The year's final meteor shower blazes into view in the wee hours of December 14. It is called the Geminid shower because, if you trace their paths back across the sky, the meteors all appear to "rain" from the constellation Gemini, the twins. The Moon sets by around midnight, so it won't interfere with the shower. [Tim Jones]
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The Moon and the planet Jupiter put on an impressive display this evening. They're in the south at nightfall, with brilliant Jupiter just below the Moon.
And after they set, around midnight, another impressive display could light up dark skies: the Geminid meteor shower, which should be at its best tonight.
The Geminids are bits of debris from an asteroid known as 3200 Phaethon. As it approaches the Sun, it gets so hot that minerals at its surface may crack, expelling bits of rock and dust into space. Radiation from the Sun blows away the smaller grains, but the larger ones spread out along Phaethon's orbit. When Earth crosses this orbital path, some of the particles plunge into our atmosphere, forming the incandescent streaks known as meteors.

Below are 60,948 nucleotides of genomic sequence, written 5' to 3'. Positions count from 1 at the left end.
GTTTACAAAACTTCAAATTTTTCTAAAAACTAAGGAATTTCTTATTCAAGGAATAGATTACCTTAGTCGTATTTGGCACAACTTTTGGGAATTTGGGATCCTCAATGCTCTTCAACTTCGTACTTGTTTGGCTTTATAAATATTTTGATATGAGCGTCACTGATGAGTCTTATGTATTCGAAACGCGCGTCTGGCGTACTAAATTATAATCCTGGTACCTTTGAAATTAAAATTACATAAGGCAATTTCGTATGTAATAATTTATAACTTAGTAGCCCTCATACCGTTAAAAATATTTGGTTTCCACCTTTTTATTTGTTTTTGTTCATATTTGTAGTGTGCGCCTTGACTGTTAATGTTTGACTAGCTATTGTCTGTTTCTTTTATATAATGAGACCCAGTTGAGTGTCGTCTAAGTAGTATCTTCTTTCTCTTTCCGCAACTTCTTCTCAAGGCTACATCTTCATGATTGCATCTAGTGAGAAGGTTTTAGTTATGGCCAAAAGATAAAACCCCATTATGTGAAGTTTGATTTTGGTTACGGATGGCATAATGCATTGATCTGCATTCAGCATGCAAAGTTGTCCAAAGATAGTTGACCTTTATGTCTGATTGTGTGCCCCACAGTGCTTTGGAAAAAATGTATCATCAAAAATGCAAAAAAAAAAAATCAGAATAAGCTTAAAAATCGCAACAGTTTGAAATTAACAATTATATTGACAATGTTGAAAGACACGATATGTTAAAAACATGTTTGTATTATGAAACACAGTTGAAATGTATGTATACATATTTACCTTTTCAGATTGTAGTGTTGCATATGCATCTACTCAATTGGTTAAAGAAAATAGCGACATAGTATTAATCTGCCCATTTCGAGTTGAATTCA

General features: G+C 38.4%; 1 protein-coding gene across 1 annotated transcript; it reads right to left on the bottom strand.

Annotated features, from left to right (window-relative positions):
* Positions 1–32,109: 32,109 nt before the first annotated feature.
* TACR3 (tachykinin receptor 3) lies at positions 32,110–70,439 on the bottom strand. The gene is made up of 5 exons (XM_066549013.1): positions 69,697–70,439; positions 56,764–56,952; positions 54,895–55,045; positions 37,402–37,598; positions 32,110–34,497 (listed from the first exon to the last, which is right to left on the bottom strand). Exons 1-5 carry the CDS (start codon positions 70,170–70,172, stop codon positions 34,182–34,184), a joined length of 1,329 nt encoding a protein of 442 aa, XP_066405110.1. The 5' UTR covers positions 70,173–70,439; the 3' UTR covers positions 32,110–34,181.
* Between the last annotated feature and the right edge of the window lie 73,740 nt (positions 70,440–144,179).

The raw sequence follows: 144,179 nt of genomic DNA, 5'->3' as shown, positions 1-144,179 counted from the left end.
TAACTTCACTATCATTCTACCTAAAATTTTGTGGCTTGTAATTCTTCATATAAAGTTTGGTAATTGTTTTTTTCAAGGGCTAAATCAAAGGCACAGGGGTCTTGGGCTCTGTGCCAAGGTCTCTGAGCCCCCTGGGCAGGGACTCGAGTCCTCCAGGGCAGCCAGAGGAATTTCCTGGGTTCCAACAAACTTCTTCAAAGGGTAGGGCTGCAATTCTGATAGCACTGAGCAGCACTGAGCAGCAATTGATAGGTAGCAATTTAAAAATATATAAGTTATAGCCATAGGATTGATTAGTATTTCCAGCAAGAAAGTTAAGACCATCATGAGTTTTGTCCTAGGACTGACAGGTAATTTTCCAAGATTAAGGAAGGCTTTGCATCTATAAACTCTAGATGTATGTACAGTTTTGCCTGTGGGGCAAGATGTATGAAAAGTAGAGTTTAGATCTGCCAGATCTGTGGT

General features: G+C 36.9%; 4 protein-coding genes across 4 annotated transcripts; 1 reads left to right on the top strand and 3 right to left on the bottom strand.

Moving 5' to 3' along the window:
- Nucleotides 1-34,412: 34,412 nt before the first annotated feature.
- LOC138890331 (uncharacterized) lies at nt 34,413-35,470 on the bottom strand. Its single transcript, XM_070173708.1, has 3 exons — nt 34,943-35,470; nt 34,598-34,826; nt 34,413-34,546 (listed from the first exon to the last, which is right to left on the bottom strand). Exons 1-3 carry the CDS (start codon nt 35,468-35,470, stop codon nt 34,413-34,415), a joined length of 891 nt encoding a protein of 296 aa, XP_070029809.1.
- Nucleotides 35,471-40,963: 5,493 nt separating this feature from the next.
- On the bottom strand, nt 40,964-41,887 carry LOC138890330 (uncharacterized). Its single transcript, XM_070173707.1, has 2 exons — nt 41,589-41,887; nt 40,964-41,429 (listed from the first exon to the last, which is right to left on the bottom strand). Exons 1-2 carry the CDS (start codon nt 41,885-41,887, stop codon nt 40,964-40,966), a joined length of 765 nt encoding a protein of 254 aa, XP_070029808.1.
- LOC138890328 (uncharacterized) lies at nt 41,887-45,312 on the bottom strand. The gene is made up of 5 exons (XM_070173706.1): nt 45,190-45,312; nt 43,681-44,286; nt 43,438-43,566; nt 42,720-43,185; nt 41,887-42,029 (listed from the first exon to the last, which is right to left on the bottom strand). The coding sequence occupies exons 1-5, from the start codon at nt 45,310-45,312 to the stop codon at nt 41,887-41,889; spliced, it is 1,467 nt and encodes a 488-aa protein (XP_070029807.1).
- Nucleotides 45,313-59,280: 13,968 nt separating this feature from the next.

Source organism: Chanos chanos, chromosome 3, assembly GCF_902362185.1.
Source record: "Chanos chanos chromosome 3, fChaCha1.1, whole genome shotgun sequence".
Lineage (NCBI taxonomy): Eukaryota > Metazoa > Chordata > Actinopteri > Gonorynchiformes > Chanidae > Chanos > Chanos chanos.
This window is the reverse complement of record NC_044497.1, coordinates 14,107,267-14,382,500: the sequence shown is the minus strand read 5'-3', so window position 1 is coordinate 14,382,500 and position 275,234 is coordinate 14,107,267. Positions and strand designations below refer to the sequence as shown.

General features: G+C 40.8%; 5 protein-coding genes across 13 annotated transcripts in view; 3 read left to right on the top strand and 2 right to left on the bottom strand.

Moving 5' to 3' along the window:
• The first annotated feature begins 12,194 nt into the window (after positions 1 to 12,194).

Phaethon itself may be a fragment of a larger asteroid, known as Pallas. There's a "family" of about 70 small asteroids that seem to be related to Pallas. They may have been blasted into space when a smaller body rammed into Pallas. Phaethon's orbit and its surface composition share some qualities with the asteroids that form the Pallas family.
A recent study says that objects ejected in a collision between Pallas and another asteroid can spend millions of years in stable orbits around the Sun before hitting the Sun. So in the distant future, the parent of the Geminid meteors could end its own life as a brilliant meteor blazing into the Sun.
Script by Damond Benningfield, Copyright 2010